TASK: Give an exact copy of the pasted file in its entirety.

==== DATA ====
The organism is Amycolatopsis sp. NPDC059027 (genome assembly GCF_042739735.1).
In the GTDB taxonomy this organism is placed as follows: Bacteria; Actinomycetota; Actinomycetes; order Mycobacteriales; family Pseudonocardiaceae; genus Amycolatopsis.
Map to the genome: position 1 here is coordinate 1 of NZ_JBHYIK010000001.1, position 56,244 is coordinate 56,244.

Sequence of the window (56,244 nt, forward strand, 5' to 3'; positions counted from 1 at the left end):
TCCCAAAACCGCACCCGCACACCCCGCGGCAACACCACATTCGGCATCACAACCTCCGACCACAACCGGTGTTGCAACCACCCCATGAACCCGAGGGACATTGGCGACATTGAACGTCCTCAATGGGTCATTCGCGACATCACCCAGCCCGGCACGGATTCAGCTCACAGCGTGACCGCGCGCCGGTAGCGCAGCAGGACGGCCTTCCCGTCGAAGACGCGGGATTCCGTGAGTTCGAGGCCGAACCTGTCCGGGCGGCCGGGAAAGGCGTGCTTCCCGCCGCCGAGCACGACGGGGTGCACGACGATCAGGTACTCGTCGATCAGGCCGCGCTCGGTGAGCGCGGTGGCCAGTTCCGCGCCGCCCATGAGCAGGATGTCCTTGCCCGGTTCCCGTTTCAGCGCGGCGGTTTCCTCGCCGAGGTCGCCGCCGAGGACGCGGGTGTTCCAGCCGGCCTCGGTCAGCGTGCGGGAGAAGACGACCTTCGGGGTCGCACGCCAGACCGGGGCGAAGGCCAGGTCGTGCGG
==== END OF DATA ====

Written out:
The organism is Amycolatopsis sp. NPDC059027 (genome assembly GCF_042739735.1).
In the GTDB taxonomy this organism is placed as follows: Bacteria; Actinomycetota; Actinomycetes; order Mycobacteriales; family Pseudonocardiaceae; genus Amycolatopsis.
Map to the genome: position 1 here is coordinate 1 of NZ_JBHYIK010000001.1, position 56,244 is coordinate 56,244.

Sequence of the window (56,244 nt, forward strand, 5' to 3'; positions counted from 1 at the left end):
TCCCAAAACCGCACCCGCACACCCCGCGGCAACACCACATTCGGCATCACAACCTCCGACCACAACCGGTGTTGCAACCACCCCATGAACCCGAGGGACATTGGCGACATTGAACGTCCTCAATGGGTCATTCGCGACATCACCCAGCCCGGCACGGATTCAGCTCACAGCGTGACCGCGCGCCGGTAGCGCAGCAGGACGGCCTTCCCGTCGAAGACGCGGGATTCCGTGAGTTCGAGGCCGAACCTGTCCGGGCGGCCGGGAAAGGCGTGCTTCCCGCCGCCGAGCACGACGGGGTGCACGACGATCAGGTACTCGTCGATCAGGCCGCGCTCGGTGAGCGCGGTGGCCAGTTCCGCGCCGCCCATGAGCAGGATGTCCTTGCCCGGTTCCCGTTTCAGCGCGGCGGTTTCCTCGCCGAGGTCGCCGCCGAGGACGCGGGTGTTCCAGCCGGCCTCGGTCAGCGTGCGGGAGAAGACGACCTTCGGGGTCGCACGCCAGACCGGGGCGAAGGCCAGGTCGTGCGG